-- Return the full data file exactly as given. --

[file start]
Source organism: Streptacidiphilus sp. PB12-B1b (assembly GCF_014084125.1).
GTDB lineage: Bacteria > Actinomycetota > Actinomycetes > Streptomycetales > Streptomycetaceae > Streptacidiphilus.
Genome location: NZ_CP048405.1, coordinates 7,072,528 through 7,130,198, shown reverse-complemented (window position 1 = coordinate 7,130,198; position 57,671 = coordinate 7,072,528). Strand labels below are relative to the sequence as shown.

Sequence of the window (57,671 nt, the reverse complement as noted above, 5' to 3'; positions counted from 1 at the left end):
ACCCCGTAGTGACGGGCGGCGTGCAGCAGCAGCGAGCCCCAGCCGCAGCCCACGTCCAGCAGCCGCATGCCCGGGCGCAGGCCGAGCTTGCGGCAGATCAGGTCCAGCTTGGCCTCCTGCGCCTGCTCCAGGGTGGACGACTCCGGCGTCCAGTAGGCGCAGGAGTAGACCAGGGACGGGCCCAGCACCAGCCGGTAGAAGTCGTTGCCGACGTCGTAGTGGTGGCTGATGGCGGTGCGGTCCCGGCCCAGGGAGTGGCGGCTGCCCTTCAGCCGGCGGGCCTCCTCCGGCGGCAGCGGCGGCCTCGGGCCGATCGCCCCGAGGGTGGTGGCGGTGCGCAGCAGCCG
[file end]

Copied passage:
Source organism: Streptacidiphilus sp. PB12-B1b (assembly GCF_014084125.1).
GTDB lineage: Bacteria > Actinomycetota > Actinomycetes > Streptomycetales > Streptomycetaceae > Streptacidiphilus.
Genome location: NZ_CP048405.1, coordinates 7,072,528 through 7,130,198, shown reverse-complemented (window position 1 = coordinate 7,130,198; position 57,671 = coordinate 7,072,528). Strand labels below are relative to the sequence as shown.

Sequence of the window (57,671 nt, the reverse complement as noted above, 5' to 3'; positions counted from 1 at the left end):
ACCCCGTAGTGACGGGCGGCGTGCAGCAGCAGCGAGCCCCAGCCGCAGCCCACGTCCAGCAGCCGCATGCCCGGGCGCAGGCCGAGCTTGCGGCAGATCAGGTCCAGCTTGGCCTCCTGCGCCTGCTCCAGGGTGGACGACTCCGGCGTCCAGTAGGCGCAGGAGTAGACCAGGGACGGGCCCAGCACCAGCCGGTAGAAGTCGTTGCCGACGTCGTAGTGGTGGCTGATGGCGGTGCGGTCCCGGCCCAGGGAGTGGCGGCTGCCCTTCAGCCGGCGGGCCTCCTCCGGCGGCAGCGGCGGCCTCGGGCCGATCGCCCCGAGGGTGGTGGCGGTGCGCAGCAGCCG